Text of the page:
ori and Pacific peoples. Strategic advice on how the Campaign might impact on the former was provided to the Campaign through consultation with a Māori Reference Group and a Pacific Advisory Group (Point Research, 2010:8). Rosenberg, in an insightful book (Join the Club2011) about the power of the local and community for meaningful social change, writes about the importance of making connections with peers and using this as a resource for changing problem behaviour or offering exciting alternatives. Social marketing campaigns can thus generate the power to transform individuals and communities when substantial commonalities are recognised and brought to bear. 2.Targeting voluntary behaviour Social marketing targets voluntary behaviour and makes attractive certain choices above others, but people are still left with the choice to ‘buy the product’; it is thus about voluntary engagement and behaviour change, punishment and coercion are not part of the design. There are interesting dilemmas and tensions with creating a non-punitive and inspiring campaign for an issue that is a crime. Careful design and implementation are required with consultation with women’s services (Gibbons & Patterson, 2000).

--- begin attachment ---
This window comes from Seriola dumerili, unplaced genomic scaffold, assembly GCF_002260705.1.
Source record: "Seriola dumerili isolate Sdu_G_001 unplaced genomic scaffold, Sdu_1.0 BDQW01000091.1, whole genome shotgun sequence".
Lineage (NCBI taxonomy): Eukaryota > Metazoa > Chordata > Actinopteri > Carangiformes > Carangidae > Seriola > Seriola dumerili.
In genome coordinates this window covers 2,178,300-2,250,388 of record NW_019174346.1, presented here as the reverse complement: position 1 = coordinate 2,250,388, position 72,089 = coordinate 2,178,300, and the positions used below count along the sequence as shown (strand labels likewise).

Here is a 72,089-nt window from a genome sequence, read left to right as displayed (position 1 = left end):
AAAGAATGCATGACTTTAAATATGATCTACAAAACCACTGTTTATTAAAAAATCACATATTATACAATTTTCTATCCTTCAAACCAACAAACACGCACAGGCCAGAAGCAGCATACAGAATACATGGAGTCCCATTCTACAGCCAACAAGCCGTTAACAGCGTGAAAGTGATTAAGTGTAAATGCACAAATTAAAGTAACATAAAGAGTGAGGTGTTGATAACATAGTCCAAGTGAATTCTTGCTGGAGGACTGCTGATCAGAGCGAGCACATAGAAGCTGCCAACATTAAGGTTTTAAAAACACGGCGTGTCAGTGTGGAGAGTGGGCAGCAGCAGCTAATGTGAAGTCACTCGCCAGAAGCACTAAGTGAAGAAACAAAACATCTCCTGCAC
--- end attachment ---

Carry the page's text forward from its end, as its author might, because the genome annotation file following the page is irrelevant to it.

13As mentioned earlier, an excellent example of a social marketing effort that targeted perpetrators is the Freedom From Fearcampaign. It worked with key stakeholders from government, criminal justice and community services, focusing primarily on perpetrators of intimate partner violence, asking them to voluntarily seek help to change their violent ways; if they voluntarily would seek support to change their violent behaviour, the incidence of violence in the homes would be reduced and their women partners and children would feel and be safer; it would also enhance the health and wellbeing of the entire community (Gibbons & Patterson, 2000). The New Zealand originated Action on Family Violence, the It’s not OKCampaign (2010) also targeted perpetrators of intimate partner violence; its key messages focussed on the effects of the violence, the damage caused to family, that behaviour change was possible and that change was in their best interests (Point Research, 2010). In order to reach the point of sustained behavioural change, the ‘product’ offered needs to be communicated and positioned in such a way as to make it more attractive than perpetrators’ current harmful behaviours. In both the aforementioned campaigns, what was offered was service provision: phone help-lines and counselling services. Anonymity was assured and there was no pressure on men to disclose their name; the phone line was not linked to the police so that concern of criminal sanctions, known as the “competition product”, was reduced and hope for change by being better men through counselling programs figured as the ‘promotion product’. Through a feminist lens, the methods employed for such a campaign need to be devised with the safety of women and children as a paramount concern.